Yvonne Sutherlin

first_imgYvonne Sutherlin passed away peacefully on August 3, 2020.She was born on October 5, 1930, in Port Arthur, Texas and was a lifelong resident.She was preceded in death by her parents, Mary S. Aaron and Jewell C. Aaron; her younger sister, Shirley F. Williams; her loving husband of 55 years James E. Sutherlin; and her son James A. Sutherlin. Next UpYvonne graduated from Thomas Jefferson High School in 1949 and later graduated from Lamar University with an Associate’s degree in Paralegal Studies.She retired from the City of Port Arthur in 1992 with 31 years of public service as an Administrative Assistant.She was extremely involved in her community and loved to travel, bake and play the piano. In lieu of flowers, memorial donations can be made to the Museum of the Gulf Coast, 700 Procter Street, Port Arthur, TX 77640 or Friends of the Port Arthur Public Library, 3601 Cultural Center Drive, Port Arthur, TX 77640.center_img She is survived by daughter ‘Beth’ Anne Coakley (Ron) of Bedford, TX, daughter in law Lynne Lange, son David Sutherlin (Annie) of Tyler, TX; four grandchildren, Lynn Jones (Andy), Aaron Sutherlin (Molly), Erin Silmon (Keith), Kendall Sutherlin, and 6 great-grandchildren.Visitation for family and friends will be at 10:00 a.m., Friday, August 14, 2020 at First Christian Church with a memorial service to begin at 11:00 a.m. followed by the burial at Greenlawn Memorial Park.last_img read more

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Straightpoint partners with Onursan

first_imgThe Istanbul-based company is a specialist supplier to the marine safety industry. According to Straightpoint, the partnership represents Onursan’s entry into the modern load cell marketplace, having previously only offered analogue and dated digital technologies.Barbaros Onur, general coordinator at Onursan, said: “Reliable force measurement technology is becoming increasingly important to our customers, who work in the hazardous marine environment. We have experimented with alternative measuring products to complete load tests, for example, but we have experienced problems. The reputed quality and durability of Straightpoint’s portfolio, therefore, appealed to us.”Onur expects the products to be used with cargo cranes, winches, and periodic testing of launching equipment as well as other safety installations onboard vessels.In addition to its headquarters in Istanbul, Onursan has facilities in Izmir. www.straightpoint.comwww.onursan.netlast_img read more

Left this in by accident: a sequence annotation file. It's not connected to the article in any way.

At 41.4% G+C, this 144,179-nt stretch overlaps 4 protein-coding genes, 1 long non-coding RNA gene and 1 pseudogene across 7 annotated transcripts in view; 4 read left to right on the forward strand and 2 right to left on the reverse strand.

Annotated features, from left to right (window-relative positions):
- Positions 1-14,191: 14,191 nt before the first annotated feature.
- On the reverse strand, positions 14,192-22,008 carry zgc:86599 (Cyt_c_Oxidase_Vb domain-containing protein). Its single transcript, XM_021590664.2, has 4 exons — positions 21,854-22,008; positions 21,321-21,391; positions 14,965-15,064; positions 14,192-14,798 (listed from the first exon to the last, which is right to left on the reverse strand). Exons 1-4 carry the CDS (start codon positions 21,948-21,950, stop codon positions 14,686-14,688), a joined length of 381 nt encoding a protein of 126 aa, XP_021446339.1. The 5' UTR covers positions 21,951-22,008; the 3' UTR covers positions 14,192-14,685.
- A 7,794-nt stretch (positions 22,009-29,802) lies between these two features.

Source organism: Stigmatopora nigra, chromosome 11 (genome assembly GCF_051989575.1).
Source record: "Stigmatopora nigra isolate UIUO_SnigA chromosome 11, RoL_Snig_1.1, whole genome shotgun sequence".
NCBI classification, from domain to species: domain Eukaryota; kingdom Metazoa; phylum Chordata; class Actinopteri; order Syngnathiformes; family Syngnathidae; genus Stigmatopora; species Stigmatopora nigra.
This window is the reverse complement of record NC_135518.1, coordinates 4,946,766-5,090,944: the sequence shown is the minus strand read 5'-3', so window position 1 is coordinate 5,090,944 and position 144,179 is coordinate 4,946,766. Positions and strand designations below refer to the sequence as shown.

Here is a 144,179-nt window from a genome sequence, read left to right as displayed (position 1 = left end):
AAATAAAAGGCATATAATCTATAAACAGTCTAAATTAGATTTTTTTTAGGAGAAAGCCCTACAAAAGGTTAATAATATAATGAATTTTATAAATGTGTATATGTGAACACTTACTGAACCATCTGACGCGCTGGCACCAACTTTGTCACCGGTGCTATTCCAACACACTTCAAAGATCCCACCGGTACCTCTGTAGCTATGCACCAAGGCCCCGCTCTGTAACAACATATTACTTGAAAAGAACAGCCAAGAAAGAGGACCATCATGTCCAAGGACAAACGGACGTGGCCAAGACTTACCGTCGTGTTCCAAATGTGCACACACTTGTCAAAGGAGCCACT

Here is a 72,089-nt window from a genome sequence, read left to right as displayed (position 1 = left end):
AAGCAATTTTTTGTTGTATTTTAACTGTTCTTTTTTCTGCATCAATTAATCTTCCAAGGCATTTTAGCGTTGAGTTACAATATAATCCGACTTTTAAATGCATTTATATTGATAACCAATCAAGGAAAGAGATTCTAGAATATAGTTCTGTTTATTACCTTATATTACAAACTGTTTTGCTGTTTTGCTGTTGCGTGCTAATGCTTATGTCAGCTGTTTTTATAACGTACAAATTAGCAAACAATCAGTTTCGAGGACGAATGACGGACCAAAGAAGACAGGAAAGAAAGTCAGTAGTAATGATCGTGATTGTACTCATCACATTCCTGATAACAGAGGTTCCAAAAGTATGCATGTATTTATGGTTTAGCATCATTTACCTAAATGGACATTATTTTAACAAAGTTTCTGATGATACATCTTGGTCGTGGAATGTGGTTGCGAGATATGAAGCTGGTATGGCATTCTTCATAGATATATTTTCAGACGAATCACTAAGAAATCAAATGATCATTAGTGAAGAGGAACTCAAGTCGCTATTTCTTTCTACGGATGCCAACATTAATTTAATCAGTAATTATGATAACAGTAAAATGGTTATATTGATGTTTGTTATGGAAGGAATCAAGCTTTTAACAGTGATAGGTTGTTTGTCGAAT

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Colorado may end its unique ban on rain barrels

first_imgDENVER | Colorado’s only-in-the-nation ban on backyard rain barrels is getting a new look from state lawmakers.The state House gave preliminary approval Friday to a bill allowing homeowners to use up to two 55-gallon rain barrels. “This puts the water user in the mindframe of preservation,” said one of the bill’s sponsors, Rep. Jessie Danielson, D-Wheat Ridge.This Sears home rain barrel system, sold and used in Colorado, may be legal if a state law passes. Currently, it’s illegal to store rainwater anywhere in ColoradoColorado’s rain-barrel ban is little known and widely flouted, with rain barrels for sale at many home-gardening stores and commonly used by home gardeners. But the barrels technically violate Colorado water law, which says that people don’t own the water that runs on or through their property. They can use the water, but they can’t keep it.Sponsors of the rain-barrel bill say the barrels don’t violate water law as long as homeowners are required to use the water outdoors on their own property. Homeowners aren’t taking the water, just holding onto it for a short time.“Right now we’re making Coloradans criminals” for using the barrels, said another supporter, Rep. Lori Saine, R-Dacono.But the measure sparked a spirited opposition from other Republicans, who warned the change violates Colorado’s complicated water law.Colorado is a major supplier of water to the American Southwest, which relies on runoff from the Rocky Mountain snows. The slightest changes to water policy in Colorado can have major consequences downstream.“Everything is not always as simple as it seems,” warned Rep. Don Coram, R-Montrose.Coram held up a coffee mug belonging to Saine and asked whether he should be allowed to keep it just because he wants it.“You can never own the water,” Coram said. “It’s not your water; it belongs to the people of Colorado.”The bill faces one more formal vote before heading to the Senate.Colorado’s law banning rain barrels was amended in 2009 to allow rain-barrel use by people with their own wells, but the change didn’t apply to municipal water users.___Online:House Bill 1259: https://bit.ly/1I60dGxlast_img read more

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